Juan Colomina-Almiñana is Assistant Professor in the Department of African and African Diaspora Studies and the Center for Mexican American Studies and an affiliate of the Department of Philosophy at the University of Texas at Austin. He has a Ph.D. in Philosophy from the University of La Laguna in Tenerife, Spain. His research is focused on the philosophy of language, philosophy of mind, and philosophy of science.


Talk today! Transforming Ordinary: Strike Debt Jubilee

Posted April 16, 2014 by atubert
Categories: Announcements, Events on Campus


Transforming Ordinary: Strike Debt Jubilee

a talk by Ali Aslam, Lecturer at Princeton University

5pm, Thompson 193

Is a world without debt possible? How? What would it take? What obstacles must be overcome? This talk will explore these questions and the Strike Debt resistance movement through the lens of recent debates in democratic political theory.



On the value of the philosophy major from the Wall Street Journal…

Posted March 31, 2014 by atubert
Categories: General Interest, Philosophy Major

In “Would you hire Socrates?” Scott Samuelson argues that although studies show that philosophy majors (and students of the liberal arts more generally) do very well in terms of employment and long term earning prospects, the value of such education lies elsewhere.  Here is an excerpt:

Thinking of the value of the humanities predominately in terms of earnings and employment is to miss the point. America should strive to be a society of free people deeply engaged in “the pursuit of happiness,” not simply one of decently compensated and well-behaved employees.

A true liberal-arts education furnishes the mind with great art and ideas, empowers us to think for ourselves and appreciate the world in all its complexity and grandeur. Is there anyone who doesn’t feel a pang of desire for a meaning that goes beyond work and politics, for a meaning that confronts the mysteries of life, love, suffering and death?

I once had a student, a factory worker, who read all of Schopenhauer just to find a few lines that I quoted in class. An ex-con wrote a searing essay for me about the injustice of mandatory minimum sentencing, arguing that it fails miserably to live up to either the retributive or utilitarian standards that he had studied in Introduction to Ethics. I watched a preschool music teacher light up at Plato’s “Republic,” a recovering alcoholic become obsessed by Stoicism, and a wayward vet fall in love with logic (he’s now finishing law school at Berkeley ). A Sudanese refugee asked me, trembling, if we could study arguments concerning religious freedom. Never more has John Locke —or, for that matter, the liberal arts—seemed so vital to me.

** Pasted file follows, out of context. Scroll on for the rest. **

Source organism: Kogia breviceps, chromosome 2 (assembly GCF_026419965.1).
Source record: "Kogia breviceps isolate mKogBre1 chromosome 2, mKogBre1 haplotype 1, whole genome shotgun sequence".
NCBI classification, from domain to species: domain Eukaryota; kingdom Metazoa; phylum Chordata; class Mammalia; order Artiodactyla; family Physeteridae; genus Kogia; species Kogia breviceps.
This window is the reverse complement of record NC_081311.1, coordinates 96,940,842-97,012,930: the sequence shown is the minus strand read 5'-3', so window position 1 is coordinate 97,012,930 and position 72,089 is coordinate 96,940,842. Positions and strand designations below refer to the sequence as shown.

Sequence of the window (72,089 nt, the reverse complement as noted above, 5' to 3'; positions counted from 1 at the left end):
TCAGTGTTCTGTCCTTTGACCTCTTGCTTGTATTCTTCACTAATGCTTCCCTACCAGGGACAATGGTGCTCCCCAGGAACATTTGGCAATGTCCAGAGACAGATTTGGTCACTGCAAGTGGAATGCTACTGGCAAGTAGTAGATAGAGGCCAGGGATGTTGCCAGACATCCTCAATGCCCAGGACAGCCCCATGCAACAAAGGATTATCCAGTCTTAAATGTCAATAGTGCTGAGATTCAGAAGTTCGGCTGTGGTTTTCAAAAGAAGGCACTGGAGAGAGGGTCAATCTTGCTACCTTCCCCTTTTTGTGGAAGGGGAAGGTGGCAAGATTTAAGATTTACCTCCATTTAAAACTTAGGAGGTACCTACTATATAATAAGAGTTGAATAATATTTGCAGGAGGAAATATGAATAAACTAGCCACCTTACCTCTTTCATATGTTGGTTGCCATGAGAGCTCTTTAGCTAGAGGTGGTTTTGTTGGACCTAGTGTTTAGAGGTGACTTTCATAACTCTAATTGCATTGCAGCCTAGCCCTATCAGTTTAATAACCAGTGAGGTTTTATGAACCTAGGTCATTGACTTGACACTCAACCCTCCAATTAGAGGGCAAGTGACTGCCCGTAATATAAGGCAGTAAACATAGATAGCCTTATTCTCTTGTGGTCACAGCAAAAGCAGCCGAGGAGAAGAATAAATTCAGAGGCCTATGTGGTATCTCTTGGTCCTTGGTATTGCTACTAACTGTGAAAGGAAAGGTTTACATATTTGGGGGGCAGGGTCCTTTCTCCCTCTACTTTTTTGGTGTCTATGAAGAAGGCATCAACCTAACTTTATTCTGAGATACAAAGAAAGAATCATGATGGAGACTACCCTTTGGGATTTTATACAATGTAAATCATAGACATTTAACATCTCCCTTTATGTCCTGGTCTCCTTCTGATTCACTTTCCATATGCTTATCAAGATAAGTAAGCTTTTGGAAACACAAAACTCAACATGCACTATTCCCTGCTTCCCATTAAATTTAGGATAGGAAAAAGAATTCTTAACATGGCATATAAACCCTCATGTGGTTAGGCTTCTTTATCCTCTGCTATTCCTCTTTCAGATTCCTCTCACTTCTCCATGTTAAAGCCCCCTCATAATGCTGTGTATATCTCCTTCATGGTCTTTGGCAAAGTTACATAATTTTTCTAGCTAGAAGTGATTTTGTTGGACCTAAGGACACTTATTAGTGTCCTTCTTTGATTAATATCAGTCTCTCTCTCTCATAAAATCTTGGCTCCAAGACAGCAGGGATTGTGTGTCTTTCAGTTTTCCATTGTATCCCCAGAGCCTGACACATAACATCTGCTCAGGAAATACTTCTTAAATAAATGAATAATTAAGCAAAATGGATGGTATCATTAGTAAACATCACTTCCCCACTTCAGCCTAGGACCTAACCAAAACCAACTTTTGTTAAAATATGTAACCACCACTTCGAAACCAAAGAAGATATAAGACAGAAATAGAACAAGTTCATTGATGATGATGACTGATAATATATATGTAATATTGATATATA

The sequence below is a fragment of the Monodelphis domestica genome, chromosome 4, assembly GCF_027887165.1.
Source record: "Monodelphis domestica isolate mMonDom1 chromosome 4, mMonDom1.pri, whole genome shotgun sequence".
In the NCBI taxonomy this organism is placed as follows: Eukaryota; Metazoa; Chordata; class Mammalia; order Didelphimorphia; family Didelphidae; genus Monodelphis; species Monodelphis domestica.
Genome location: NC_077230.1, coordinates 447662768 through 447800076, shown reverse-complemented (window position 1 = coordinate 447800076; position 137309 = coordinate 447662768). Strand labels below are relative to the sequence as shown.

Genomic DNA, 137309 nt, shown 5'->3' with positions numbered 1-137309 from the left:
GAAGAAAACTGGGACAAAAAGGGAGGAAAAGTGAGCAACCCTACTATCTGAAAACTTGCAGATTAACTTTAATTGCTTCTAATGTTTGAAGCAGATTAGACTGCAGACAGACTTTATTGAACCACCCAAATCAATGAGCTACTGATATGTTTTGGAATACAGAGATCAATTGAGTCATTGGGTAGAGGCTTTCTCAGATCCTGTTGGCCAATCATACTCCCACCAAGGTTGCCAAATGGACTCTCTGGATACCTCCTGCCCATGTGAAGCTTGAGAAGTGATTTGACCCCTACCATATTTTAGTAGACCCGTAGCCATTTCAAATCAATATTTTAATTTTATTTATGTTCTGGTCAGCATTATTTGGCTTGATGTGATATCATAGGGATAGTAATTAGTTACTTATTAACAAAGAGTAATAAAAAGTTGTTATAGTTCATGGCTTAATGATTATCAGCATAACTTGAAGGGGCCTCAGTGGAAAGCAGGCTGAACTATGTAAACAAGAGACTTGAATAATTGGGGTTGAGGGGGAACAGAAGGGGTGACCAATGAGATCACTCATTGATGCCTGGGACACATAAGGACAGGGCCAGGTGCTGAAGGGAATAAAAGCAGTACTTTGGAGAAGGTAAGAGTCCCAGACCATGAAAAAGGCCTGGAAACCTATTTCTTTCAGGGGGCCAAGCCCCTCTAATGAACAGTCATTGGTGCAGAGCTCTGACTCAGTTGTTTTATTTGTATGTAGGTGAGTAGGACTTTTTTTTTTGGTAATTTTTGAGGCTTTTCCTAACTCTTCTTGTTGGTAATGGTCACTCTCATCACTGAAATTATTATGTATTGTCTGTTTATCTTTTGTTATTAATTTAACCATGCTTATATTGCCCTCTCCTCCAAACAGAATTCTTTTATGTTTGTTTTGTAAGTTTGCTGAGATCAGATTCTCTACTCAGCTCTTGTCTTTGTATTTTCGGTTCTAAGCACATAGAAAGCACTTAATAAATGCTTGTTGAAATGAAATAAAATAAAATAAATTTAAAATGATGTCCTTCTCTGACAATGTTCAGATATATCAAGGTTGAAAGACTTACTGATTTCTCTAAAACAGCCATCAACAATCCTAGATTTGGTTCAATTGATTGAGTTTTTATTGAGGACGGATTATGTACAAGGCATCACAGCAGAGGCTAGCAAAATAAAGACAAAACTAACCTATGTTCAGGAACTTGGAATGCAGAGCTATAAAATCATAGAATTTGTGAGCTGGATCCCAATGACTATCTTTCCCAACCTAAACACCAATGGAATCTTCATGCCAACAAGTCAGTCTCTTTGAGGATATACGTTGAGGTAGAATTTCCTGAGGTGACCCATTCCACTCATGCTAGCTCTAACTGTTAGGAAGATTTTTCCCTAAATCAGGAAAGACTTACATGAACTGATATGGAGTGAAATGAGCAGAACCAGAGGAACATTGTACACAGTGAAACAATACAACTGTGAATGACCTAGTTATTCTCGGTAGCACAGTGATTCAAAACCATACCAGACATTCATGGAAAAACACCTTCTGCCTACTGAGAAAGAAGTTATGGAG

I’m glad that students who major in disciplines like philosophy may eventually make as much as or more than a business major. But that’s far from the main reason I think we should invest in the humanities.


Food Symposium and “Hunger Games,” a talk at PLU by philosopher Thomas Pogge

Posted March 28, 2014 by atubert
Categories: Events in Tacoma/Seattle, General Interest

The 2014 Food Symposium will be taking place across town at PLU.  Among the events taking place April 2-5, there is a talk by Yale philosopher Thomas Pogge, entitled “Hunger Games.”  Here is a brief description of the talk:

Since the 1996 World Food Summit, the world has been committed to halving world hunger by 2015. But the specification of this promise has changed from the Summit version to the Millennium Declaration to the Millennium Development Goals (MDGs). These revisions have dramatically diluted the promise, raising the number of hungry people deemed acceptable in 2015 by 55 percent. In a final push, in 2012 (year 22 of the 25-year MDG exercise) the FAO revised its methodology for counting the hungry with the effect of raising the 1990 number of hungry people by 157 million and lowering the 2010 number by 57 million. This switch harmonized the hunger numbers with the World Bank’s rosy poverty trend line and enabled the FAO to proclaim: “The Millennium Development Goal 1 hunger target, halving the proportion of hungry people in developing countries by 2015, is still within reach.” As new development goals are about to be formulated, we must urgently learn the lessons from the expiring ones which have brought mainly cosmetic efforts and cosmetic progress. The very least each of us owes to the world’s undernourished people is an honest recognition of what we are doing to them.